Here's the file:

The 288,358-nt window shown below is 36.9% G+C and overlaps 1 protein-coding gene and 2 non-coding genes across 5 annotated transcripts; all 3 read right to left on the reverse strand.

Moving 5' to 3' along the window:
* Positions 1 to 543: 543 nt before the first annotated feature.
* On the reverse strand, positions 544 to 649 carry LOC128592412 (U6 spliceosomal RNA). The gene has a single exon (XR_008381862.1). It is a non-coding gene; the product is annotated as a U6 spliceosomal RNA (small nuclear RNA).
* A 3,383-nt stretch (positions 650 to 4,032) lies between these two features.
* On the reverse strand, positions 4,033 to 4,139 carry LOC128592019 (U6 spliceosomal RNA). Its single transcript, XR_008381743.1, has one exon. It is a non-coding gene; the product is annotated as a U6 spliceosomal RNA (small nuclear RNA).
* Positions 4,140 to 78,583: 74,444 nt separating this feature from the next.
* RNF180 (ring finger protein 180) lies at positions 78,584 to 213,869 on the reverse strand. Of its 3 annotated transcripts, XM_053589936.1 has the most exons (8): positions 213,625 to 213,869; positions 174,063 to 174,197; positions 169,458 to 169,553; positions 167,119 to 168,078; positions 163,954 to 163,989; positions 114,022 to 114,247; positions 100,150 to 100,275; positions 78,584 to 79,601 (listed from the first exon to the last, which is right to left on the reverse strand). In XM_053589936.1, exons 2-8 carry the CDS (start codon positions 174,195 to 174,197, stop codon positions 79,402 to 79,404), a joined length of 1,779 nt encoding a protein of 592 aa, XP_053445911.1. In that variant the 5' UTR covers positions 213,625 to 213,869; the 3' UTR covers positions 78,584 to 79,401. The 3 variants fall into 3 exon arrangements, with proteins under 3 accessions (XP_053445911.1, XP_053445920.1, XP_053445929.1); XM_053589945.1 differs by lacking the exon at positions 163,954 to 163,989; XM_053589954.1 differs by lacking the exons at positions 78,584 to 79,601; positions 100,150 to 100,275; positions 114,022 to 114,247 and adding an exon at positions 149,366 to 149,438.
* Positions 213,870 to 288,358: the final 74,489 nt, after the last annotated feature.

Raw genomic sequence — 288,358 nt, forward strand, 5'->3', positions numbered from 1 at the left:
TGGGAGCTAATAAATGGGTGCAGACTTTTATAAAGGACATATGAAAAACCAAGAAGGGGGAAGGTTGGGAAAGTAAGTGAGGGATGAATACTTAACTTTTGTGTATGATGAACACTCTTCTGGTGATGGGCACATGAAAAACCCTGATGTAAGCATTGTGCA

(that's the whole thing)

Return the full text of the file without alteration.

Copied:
The 288,358-nt window shown below is 36.9% G+C and overlaps 1 protein-coding gene and 2 non-coding genes across 5 annotated transcripts; all 3 read right to left on the reverse strand.

Moving 5' to 3' along the window:
* Positions 1 to 543: 543 nt before the first annotated feature.
* On the reverse strand, positions 544 to 649 carry LOC128592412 (U6 spliceosomal RNA). The gene has a single exon (XR_008381862.1). It is a non-coding gene; the product is annotated as a U6 spliceosomal RNA (small nuclear RNA).
* A 3,383-nt stretch (positions 650 to 4,032) lies between these two features.
* On the reverse strand, positions 4,033 to 4,139 carry LOC128592019 (U6 spliceosomal RNA). Its single transcript, XR_008381743.1, has one exon. It is a non-coding gene; the product is annotated as a U6 spliceosomal RNA (small nuclear RNA).
* Positions 4,140 to 78,583: 74,444 nt separating this feature from the next.
* RNF180 (ring finger protein 180) lies at positions 78,584 to 213,869 on the reverse strand. Of its 3 annotated transcripts, XM_053589936.1 has the most exons (8): positions 213,625 to 213,869; positions 174,063 to 174,197; positions 169,458 to 169,553; positions 167,119 to 168,078; positions 163,954 to 163,989; positions 114,022 to 114,247; positions 100,150 to 100,275; positions 78,584 to 79,601 (listed from the first exon to the last, which is right to left on the reverse strand). In XM_053589936.1, exons 2-8 carry the CDS (start codon positions 174,195 to 174,197, stop codon positions 79,402 to 79,404), a joined length of 1,779 nt encoding a protein of 592 aa, XP_053445911.1. In that variant the 5' UTR covers positions 213,625 to 213,869; the 3' UTR covers positions 78,584 to 79,401. The 3 variants fall into 3 exon arrangements, with proteins under 3 accessions (XP_053445911.1, XP_053445920.1, XP_053445929.1); XM_053589945.1 differs by lacking the exon at positions 163,954 to 163,989; XM_053589954.1 differs by lacking the exons at positions 78,584 to 79,601; positions 100,150 to 100,275; positions 114,022 to 114,247 and adding an exon at positions 149,366 to 149,438.
* Positions 213,870 to 288,358: the final 74,489 nt, after the last annotated feature.

Raw genomic sequence — 288,358 nt, forward strand, 5'->3', positions numbered from 1 at the left:
TGGGAGCTAATAAATGGGTGCAGACTTTTATAAAGGACATATGAAAAACCAAGAAGGGGGAAGGTTGGGAAAGTAAGTGAGGGATGAATACTTAACTTTTGTGTATGATGAACACTCTTCTGGTGATGGGCACATGAAAAACCCTGATGTAAGCATTGTGCA